Barbara Ann Posey Jones was the second of two daughters born to Weldon and Alma Posey who moved to Oklahoma City from small rural communities in north Texas. Though both came from respected families there were no opportunities for education for Blacks in these communities beyond what would now be called middle school years. In spite of their own backgrounds, however, there was never a question that the Posey girls would go to college. The older one, Alma Faye, went to what is now the University of Central Oklahoma and Barbara to the University of Oklahoma.
Life in the Posey household ceased to be ordinary on a Sunday evening in August of 1958 when the girls and a group from the Oklahoma City NAACP Youth Council heard the story of the Youth Council members in Wichita, KS who had desegregated the lunch counters in their city by “sitting down” and refusing to leave until served. With the support of Clara Luper, Youth Council Advisor, the group decided to do what had been done in Wichita. Katz Drug Store was the only establishment in Oklahoma City that was open on Sunday night, so it became the target for the first of the Oklahoma City sit-ins. Barbara was designated to be the spokesperson for the group. Her only response when being told that Katz did not serve Blacks was to say: “Thank you, we’ll wait.” This became the first extended sit-in movement in the country and resulted in the desegregation of eating establishments across the Oklahoma City and beyond.
In May of 1960, Barbara graduated from Douglass High School and went on to OU. She lived in the dorms and participated in a variety of campus activities. After graduation, she entered the graduate program in economics at the University of Illinois where she wrote a master’s thesis on economic status of African-Americans and case studies of the efforts of trade unions to improve that status. As was the case at OU she continued activities with groups active in the civil rights struggle. At the U of I she met and married a fellow graduate student, sit-inner and activist, Mack Jones, who like almost all of the African-American graduate students at Illinois had attended historically black colleges and universities as an undergraduate.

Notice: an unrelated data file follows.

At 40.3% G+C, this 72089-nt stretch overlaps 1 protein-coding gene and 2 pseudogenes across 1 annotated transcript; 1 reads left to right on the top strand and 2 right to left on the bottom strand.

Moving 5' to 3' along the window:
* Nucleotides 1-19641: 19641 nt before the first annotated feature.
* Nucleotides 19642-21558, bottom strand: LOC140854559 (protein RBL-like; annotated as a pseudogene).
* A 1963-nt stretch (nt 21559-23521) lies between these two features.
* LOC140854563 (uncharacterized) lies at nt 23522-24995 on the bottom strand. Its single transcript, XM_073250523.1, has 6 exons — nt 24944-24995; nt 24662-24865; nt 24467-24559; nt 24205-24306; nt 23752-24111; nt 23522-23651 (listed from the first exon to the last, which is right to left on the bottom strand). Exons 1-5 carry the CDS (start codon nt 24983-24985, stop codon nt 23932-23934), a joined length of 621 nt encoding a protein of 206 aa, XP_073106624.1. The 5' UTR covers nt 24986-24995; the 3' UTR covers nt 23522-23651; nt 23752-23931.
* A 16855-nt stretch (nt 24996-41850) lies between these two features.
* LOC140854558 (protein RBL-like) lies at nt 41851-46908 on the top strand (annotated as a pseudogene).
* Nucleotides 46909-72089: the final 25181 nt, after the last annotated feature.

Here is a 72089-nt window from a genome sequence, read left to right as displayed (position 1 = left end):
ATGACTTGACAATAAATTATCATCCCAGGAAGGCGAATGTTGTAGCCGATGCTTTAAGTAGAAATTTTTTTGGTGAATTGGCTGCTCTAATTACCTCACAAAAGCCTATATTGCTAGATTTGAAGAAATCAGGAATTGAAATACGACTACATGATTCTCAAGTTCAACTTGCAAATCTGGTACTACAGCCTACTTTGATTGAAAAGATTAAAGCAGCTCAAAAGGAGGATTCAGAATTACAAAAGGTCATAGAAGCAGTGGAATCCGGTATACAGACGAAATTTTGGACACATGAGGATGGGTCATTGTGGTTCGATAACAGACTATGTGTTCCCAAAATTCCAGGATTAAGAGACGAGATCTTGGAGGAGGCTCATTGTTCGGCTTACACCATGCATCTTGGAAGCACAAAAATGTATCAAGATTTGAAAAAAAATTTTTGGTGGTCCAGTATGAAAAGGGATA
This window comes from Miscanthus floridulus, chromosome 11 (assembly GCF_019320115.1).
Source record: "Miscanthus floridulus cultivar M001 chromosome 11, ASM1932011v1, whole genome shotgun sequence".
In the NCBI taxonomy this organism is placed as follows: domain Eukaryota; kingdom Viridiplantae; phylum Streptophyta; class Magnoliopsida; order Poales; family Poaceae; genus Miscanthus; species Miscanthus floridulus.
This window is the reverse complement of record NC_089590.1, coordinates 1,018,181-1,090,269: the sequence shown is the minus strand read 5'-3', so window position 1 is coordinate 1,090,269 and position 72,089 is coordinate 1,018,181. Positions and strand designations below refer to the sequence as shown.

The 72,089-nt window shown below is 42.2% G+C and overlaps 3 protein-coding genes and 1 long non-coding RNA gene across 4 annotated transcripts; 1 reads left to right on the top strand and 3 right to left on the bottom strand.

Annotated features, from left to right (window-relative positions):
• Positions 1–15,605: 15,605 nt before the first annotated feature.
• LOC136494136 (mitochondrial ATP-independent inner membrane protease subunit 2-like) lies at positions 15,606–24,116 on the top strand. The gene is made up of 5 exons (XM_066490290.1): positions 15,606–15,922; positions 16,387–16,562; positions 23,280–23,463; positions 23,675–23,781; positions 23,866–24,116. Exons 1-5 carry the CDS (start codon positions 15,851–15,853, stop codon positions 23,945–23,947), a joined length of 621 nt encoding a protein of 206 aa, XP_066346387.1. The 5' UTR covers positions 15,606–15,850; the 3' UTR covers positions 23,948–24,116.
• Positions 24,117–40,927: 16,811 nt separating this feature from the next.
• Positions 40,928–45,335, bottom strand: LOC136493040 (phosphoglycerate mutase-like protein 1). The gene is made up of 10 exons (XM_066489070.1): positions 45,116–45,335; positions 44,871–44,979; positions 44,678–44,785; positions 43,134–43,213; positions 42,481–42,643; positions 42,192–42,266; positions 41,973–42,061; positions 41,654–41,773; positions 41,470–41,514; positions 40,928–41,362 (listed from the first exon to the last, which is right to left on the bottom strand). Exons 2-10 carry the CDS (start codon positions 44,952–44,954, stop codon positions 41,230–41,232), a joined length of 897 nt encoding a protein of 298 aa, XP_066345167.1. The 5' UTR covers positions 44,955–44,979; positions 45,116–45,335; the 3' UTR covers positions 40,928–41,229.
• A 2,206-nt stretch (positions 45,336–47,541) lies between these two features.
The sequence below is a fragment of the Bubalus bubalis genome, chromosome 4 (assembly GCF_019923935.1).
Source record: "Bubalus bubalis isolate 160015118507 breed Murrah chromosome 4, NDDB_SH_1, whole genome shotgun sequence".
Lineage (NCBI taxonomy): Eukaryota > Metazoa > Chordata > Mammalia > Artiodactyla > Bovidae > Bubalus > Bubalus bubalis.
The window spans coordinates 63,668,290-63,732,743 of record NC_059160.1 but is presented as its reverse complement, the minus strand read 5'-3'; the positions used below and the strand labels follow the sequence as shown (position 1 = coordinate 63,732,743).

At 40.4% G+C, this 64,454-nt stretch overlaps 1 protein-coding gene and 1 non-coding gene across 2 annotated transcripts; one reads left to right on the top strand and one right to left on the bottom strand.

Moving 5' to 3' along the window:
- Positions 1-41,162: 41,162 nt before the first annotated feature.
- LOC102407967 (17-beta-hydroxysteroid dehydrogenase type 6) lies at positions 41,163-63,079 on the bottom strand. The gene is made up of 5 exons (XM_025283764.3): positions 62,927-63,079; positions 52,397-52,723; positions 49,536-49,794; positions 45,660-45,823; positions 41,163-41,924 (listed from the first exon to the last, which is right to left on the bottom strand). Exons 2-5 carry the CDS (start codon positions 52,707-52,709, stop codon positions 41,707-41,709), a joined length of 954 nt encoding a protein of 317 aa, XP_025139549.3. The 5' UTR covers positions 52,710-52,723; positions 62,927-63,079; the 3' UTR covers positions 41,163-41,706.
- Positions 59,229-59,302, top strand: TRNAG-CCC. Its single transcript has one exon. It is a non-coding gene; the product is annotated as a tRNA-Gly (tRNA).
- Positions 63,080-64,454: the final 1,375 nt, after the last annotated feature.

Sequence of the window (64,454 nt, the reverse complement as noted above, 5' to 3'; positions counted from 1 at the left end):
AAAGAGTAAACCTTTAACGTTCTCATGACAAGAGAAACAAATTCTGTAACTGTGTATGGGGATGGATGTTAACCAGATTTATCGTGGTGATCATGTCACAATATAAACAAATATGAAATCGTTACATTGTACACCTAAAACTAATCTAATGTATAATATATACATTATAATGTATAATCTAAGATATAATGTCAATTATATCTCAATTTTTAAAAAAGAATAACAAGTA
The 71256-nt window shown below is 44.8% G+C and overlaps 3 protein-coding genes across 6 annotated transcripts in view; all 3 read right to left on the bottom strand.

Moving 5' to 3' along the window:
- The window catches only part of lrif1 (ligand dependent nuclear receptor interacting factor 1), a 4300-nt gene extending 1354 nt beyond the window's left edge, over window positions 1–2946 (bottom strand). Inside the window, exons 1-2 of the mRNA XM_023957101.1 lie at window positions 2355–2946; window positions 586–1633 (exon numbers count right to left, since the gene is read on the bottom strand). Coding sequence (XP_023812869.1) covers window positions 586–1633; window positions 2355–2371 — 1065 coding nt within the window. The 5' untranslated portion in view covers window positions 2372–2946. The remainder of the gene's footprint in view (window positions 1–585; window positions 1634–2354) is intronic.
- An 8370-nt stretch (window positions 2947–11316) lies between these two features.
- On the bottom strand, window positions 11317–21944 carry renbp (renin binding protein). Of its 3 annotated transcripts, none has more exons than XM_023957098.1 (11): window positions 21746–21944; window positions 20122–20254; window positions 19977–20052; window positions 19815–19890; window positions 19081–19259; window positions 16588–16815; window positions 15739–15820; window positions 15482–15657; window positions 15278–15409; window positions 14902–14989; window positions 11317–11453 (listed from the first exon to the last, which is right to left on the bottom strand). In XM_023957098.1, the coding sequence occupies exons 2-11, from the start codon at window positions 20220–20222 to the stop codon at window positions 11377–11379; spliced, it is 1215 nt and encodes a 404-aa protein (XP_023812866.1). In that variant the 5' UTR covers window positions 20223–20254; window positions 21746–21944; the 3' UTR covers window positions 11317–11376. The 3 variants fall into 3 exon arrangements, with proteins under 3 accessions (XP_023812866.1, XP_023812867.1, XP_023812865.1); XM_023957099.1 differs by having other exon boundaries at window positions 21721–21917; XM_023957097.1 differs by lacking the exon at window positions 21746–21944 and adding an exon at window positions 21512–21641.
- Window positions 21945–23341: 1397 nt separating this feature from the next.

After leaving Illinois in 1966 the Joneses went to Houston where they joined the faculty at Texas Southern University. The following year they moved to Atlanta. She taught one year at Atlanta University before continuing her graduate studies in economics at Georgia State University. Her dissertation was on labor force participation of Black women. She continued research on the well being of African Americans as she taught and worked as an administrator at Clark College (17 years, including a year in Nigeria at Amadu Bello University in Nigeria), Prairie View A&M University (10 years) and Alabama A&M University (18 years), all HBCUs; participated in and gave leadership to the National Economic Association, the association of HBCU business school deans, the Association for the Advancement of Collegiate Schools of Business, Honda Campus All Star Challenge, and various other academic and community groups. Throughout her career, she always maintained close personal relationships with students. She is the mother of Patrice Lumumba Jones, CEO, Enlight Media and former VP for Global and Creative, Pearson Higher Education; Tayari Jones, Charles Howard Candler Professor of Creative Writing at Emory University and New York Times bestselling author; and Bomani Jones, ESPN sports commentator. Dr. Jones retired from AAMU after 48 years in higher education as Professor Emeritus in 2016.